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The veterans hand in hand - with a human yield

Percy Barnevik and Dan Olofsson are initiating a cooperation in South Africa with the objective to combat poverty and youth unemployment. "Hand in Hand is my largest project and my last", comments Percy.

Percy initiated his work with Hand in Hand 14 years ago and is now Honorary Chairman with responsibility to create new alliances and partnerships. The cooperation with Star for Life is one out of many. 

Great synergies - "The role of Hand in Hand in this joint project is to provide entrepreneurship training to students who finalized their education in the schools that Star for Life are managing. The students have a basic education and will receive further training by Hand in Hand in subjects like business administration. In that way, the activities of Star for Life and Hand in Hand are complementing each other, comments Barnevik further.

"When our students are finalizing their Star for Life education - they are at risk of being unemployed. Instead, now they get further education and training from Hand in Hand. Our first objective of the project is to create 500 jobs", comments Dan Olofsson.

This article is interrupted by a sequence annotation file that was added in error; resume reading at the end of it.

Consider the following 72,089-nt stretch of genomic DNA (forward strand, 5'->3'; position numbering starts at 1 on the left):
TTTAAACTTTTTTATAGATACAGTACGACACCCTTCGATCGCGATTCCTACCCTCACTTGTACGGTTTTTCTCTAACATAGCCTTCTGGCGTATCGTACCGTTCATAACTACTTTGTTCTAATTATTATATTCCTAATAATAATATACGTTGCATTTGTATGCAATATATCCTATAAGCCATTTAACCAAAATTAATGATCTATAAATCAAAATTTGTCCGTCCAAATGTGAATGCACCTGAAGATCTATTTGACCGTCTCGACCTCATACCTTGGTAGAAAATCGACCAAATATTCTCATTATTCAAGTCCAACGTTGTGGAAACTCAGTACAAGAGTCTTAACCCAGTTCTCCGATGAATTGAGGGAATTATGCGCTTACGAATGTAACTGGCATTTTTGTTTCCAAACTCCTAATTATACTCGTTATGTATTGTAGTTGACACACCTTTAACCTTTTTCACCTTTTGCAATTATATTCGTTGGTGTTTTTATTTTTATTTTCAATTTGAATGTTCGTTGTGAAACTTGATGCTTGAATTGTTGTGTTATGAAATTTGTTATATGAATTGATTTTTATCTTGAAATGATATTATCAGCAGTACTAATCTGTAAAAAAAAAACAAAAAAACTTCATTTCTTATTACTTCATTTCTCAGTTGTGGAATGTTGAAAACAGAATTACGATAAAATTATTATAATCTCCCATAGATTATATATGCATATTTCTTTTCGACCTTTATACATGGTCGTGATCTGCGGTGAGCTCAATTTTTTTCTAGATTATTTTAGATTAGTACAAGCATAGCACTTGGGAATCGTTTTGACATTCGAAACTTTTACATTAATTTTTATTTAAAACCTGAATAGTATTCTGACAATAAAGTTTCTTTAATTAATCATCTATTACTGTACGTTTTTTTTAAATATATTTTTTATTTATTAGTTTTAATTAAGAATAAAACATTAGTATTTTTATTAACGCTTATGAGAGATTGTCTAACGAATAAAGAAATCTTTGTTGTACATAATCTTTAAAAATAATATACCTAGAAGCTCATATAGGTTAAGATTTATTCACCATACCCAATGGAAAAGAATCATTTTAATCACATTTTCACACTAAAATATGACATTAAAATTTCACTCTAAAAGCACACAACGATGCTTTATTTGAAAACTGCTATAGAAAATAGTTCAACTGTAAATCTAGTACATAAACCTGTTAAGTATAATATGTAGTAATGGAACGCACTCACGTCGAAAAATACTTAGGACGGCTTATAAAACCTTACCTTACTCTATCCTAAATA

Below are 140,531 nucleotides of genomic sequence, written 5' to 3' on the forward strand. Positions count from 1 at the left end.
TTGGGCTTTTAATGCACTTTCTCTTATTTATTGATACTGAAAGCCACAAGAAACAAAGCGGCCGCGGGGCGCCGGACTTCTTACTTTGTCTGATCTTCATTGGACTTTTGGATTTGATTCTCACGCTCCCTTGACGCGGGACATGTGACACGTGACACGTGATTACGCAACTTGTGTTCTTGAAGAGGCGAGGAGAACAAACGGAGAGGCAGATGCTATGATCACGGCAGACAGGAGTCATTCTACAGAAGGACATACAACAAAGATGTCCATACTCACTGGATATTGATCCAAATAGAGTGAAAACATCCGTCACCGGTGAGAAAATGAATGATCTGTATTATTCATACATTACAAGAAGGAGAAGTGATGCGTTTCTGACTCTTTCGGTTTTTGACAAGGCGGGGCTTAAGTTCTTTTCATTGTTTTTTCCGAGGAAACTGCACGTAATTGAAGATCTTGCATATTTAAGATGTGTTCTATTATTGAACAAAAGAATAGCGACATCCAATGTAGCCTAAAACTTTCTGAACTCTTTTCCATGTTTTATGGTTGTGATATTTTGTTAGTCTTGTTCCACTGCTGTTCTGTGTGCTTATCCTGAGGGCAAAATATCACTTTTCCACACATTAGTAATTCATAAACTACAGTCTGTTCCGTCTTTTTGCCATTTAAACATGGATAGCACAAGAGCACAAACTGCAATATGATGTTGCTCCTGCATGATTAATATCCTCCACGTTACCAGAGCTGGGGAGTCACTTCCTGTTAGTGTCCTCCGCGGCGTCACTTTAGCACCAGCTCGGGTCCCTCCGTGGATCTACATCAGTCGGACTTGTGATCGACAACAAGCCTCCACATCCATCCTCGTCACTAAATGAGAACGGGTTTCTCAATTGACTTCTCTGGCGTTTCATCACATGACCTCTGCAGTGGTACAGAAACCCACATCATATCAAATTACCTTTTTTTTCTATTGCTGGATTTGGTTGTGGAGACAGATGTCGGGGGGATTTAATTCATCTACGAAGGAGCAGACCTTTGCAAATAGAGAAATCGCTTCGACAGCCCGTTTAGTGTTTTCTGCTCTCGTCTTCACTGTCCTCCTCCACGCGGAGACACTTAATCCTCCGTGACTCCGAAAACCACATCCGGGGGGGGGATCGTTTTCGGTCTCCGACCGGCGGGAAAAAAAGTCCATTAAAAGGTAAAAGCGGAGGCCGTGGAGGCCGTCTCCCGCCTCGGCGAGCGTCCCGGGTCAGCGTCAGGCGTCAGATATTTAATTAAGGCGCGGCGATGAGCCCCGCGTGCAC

"Our long-term goal is more substantial  - we have set an objective to create 500 000 jobs in Southern Africa says Percy.

 

 

Can spaza shops create real jobs?

8 April 2014, 17:00 

Ngoetsana Sehlalo, a 36-year-old informal trader from Orange Farm, started selling atchar outside her local shopping complex because she was unemployed. A few months later, customers asked her to add bread, polony and chips to the menu and that’s how her bunny chow business started. Today, she employs a woman from her community and also runs a successful spaza shop.

“For me, it wasn’t a matter of running a business. I was not working and my children had to eat,” said Sehlalo.

The informal sector is seen as one of the answers to South Africa’s gross unemployment, but many in the sector see their trade businesses as a short-term necessity rather than a business venture.
StatsSA’s latest employment figures show employment figures increased by 141 000 in the fourth quarter of last year. The increase was largely because of the 123 000 jobs created in the informal sector compared with the 64 000 jobs created in the formal sector.

Sazini Mojapelo, CEO of Hand in Hand (HIH), a nongovernmental organisation created to eliminate poverty in poor communities by focusing on income generation through capacity building and empowerment, said South Africans lacked “business acumen and an entrepreneurial culture”.

She added: “Most informal traders become entrepreneurs because of the need to survive so they venture into business on an ad-hoc basis, which is why 70% of small businesses fail within the first 18 months and 90% die in their first 10 years of existence.”

Mojapelo said her organisation realised the need for South Africans to have an alternative form of income generation, which is why HIH helped informal traders run successful enterprises in their communities.